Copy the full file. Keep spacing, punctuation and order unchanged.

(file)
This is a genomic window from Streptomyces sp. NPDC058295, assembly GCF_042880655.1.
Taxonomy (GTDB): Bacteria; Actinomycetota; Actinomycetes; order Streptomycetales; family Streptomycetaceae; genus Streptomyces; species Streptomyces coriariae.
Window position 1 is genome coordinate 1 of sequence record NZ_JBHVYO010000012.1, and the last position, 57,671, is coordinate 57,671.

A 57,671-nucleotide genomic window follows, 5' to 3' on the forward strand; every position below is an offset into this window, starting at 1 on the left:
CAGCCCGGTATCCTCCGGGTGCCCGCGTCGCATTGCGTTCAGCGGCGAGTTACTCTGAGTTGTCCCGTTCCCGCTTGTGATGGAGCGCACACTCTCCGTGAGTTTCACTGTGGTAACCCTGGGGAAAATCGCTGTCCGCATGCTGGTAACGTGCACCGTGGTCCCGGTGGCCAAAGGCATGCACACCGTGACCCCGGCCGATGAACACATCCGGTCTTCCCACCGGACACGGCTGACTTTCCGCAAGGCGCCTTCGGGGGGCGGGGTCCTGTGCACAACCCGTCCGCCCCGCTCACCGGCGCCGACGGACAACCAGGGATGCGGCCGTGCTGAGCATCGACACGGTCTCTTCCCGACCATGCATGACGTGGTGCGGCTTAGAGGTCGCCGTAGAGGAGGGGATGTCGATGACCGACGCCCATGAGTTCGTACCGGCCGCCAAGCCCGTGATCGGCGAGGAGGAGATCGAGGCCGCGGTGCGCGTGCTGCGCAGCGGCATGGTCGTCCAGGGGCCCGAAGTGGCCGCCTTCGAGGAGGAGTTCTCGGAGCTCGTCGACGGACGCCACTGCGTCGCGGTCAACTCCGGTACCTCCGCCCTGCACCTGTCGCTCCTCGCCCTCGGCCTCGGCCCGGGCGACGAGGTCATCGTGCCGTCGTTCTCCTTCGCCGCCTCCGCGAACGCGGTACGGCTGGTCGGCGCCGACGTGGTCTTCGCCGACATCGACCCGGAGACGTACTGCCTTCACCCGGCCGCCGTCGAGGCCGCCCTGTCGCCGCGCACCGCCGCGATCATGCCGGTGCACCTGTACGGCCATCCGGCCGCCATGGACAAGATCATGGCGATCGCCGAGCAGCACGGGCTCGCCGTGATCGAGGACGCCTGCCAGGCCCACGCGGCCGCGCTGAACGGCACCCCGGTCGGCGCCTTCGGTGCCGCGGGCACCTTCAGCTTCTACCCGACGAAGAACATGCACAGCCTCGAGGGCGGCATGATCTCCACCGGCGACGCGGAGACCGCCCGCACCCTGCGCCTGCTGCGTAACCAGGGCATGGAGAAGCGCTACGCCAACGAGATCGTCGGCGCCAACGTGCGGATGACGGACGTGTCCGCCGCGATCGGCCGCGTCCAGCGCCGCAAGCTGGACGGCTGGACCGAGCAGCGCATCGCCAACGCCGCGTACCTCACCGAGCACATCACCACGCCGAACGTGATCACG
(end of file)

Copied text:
This is a genomic window from Streptomyces sp. NPDC058295, assembly GCF_042880655.1.
Taxonomy (GTDB): Bacteria; Actinomycetota; Actinomycetes; order Streptomycetales; family Streptomycetaceae; genus Streptomyces; species Streptomyces coriariae.
Window position 1 is genome coordinate 1 of sequence record NZ_JBHVYO010000012.1, and the last position, 57,671, is coordinate 57,671.

A 57,671-nucleotide genomic window follows, 5' to 3' on the forward strand; every position below is an offset into this window, starting at 1 on the left:
CAGCCCGGTATCCTCCGGGTGCCCGCGTCGCATTGCGTTCAGCGGCGAGTTACTCTGAGTTGTCCCGTTCCCGCTTGTGATGGAGCGCACACTCTCCGTGAGTTTCACTGTGGTAACCCTGGGGAAAATCGCTGTCCGCATGCTGGTAACGTGCACCGTGGTCCCGGTGGCCAAAGGCATGCACACCGTGACCCCGGCCGATGAACACATCCGGTCTTCCCACCGGACACGGCTGACTTTCCGCAAGGCGCCTTCGGGGGGCGGGGTCCTGTGCACAACCCGTCCGCCCCGCTCACCGGCGCCGACGGACAACCAGGGATGCGGCCGTGCTGAGCATCGACACGGTCTCTTCCCGACCATGCATGACGTGGTGCGGCTTAGAGGTCGCCGTAGAGGAGGGGATGTCGATGACCGACGCCCATGAGTTCGTACCGGCCGCCAAGCCCGTGATCGGCGAGGAGGAGATCGAGGCCGCGGTGCGCGTGCTGCGCAGCGGCATGGTCGTCCAGGGGCCCGAAGTGGCCGCCTTCGAGGAGGAGTTCTCGGAGCTCGTCGACGGACGCCACTGCGTCGCGGTCAACTCCGGTACCTCCGCCCTGCACCTGTCGCTCCTCGCCCTCGGCCTCGGCCCGGGCGACGAGGTCATCGTGCCGTCGTTCTCCTTCGCCGCCTCCGCGAACGCGGTACGGCTGGTCGGCGCCGACGTGGTCTTCGCCGACATCGACCCGGAGACGTACTGCCTTCACCCGGCCGCCGTCGAGGCCGCCCTGTCGCCGCGCACCGCCGCGATCATGCCGGTGCACCTGTACGGCCATCCGGCCGCCATGGACAAGATCATGGCGATCGCCGAGCAGCACGGGCTCGCCGTGATCGAGGACGCCTGCCAGGCCCACGCGGCCGCGCTGAACGGCACCCCGGTCGGCGCCTTCGGTGCCGCGGGCACCTTCAGCTTCTACCCGACGAAGAACATGCACAGCCTCGAGGGCGGCATGATCTCCACCGGCGACGCGGAGACCGCCCGCACCCTGCGCCTGCTGCGTAACCAGGGCATGGAGAAGCGCTACGCCAACGAGATCGTCGGCGCCAACGTGCGGATGACGGACGTGTCCGCCGCGATCGGCCGCGTCCAGCGCCGCAAGCTGGACGGCTGGACCGAGCAGCGCATCGCCAACGCCGCGTACCTCACCGAGCACATCACCACGCCGAACGTGATCACG